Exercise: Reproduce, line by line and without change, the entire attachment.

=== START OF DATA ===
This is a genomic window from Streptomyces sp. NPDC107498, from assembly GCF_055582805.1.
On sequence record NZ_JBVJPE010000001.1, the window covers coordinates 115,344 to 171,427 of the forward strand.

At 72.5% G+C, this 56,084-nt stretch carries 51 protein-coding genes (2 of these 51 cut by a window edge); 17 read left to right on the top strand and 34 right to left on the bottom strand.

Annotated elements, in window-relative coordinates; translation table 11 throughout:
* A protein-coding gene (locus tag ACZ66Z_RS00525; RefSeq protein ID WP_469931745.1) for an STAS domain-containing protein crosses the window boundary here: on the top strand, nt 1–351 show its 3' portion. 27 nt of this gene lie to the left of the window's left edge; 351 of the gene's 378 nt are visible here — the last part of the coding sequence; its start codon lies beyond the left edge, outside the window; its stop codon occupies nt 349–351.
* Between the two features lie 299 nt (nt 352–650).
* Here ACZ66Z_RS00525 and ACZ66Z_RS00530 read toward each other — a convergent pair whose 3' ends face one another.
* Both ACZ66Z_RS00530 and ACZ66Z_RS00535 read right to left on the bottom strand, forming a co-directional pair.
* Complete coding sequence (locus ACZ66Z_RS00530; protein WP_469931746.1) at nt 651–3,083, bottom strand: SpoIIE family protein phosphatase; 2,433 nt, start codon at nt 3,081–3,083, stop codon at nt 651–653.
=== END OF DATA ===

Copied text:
This is a genomic window from Streptomyces sp. NPDC107498, from assembly GCF_055582805.1.
On sequence record NZ_JBVJPE010000001.1, the window covers coordinates 115,344 to 171,427 of the forward strand.

At 72.5% G+C, this 56,084-nt stretch carries 51 protein-coding genes (2 of these 51 cut by a window edge); 17 read left to right on the top strand and 34 right to left on the bottom strand.

Annotated elements, in window-relative coordinates; translation table 11 throughout:
* A protein-coding gene (locus tag ACZ66Z_RS00525; RefSeq protein ID WP_469931745.1) for an STAS domain-containing protein crosses the window boundary here: on the top strand, nt 1–351 show its 3' portion. 27 nt of this gene lie to the left of the window's left edge; 351 of the gene's 378 nt are visible here — the last part of the coding sequence; its start codon lies beyond the left edge, outside the window; its stop codon occupies nt 349–351.
* Between the two features lie 299 nt (nt 352–650).
* Here ACZ66Z_RS00525 and ACZ66Z_RS00530 read toward each other — a convergent pair whose 3' ends face one another.
* Both ACZ66Z_RS00530 and ACZ66Z_RS00535 read right to left on the bottom strand, forming a co-directional pair.
* Complete coding sequence (locus ACZ66Z_RS00530; protein WP_469931746.1) at nt 651–3,083, bottom strand: SpoIIE family protein phosphatase; 2,433 nt, start codon at nt 3,081–3,083, stop codon at nt 651–653.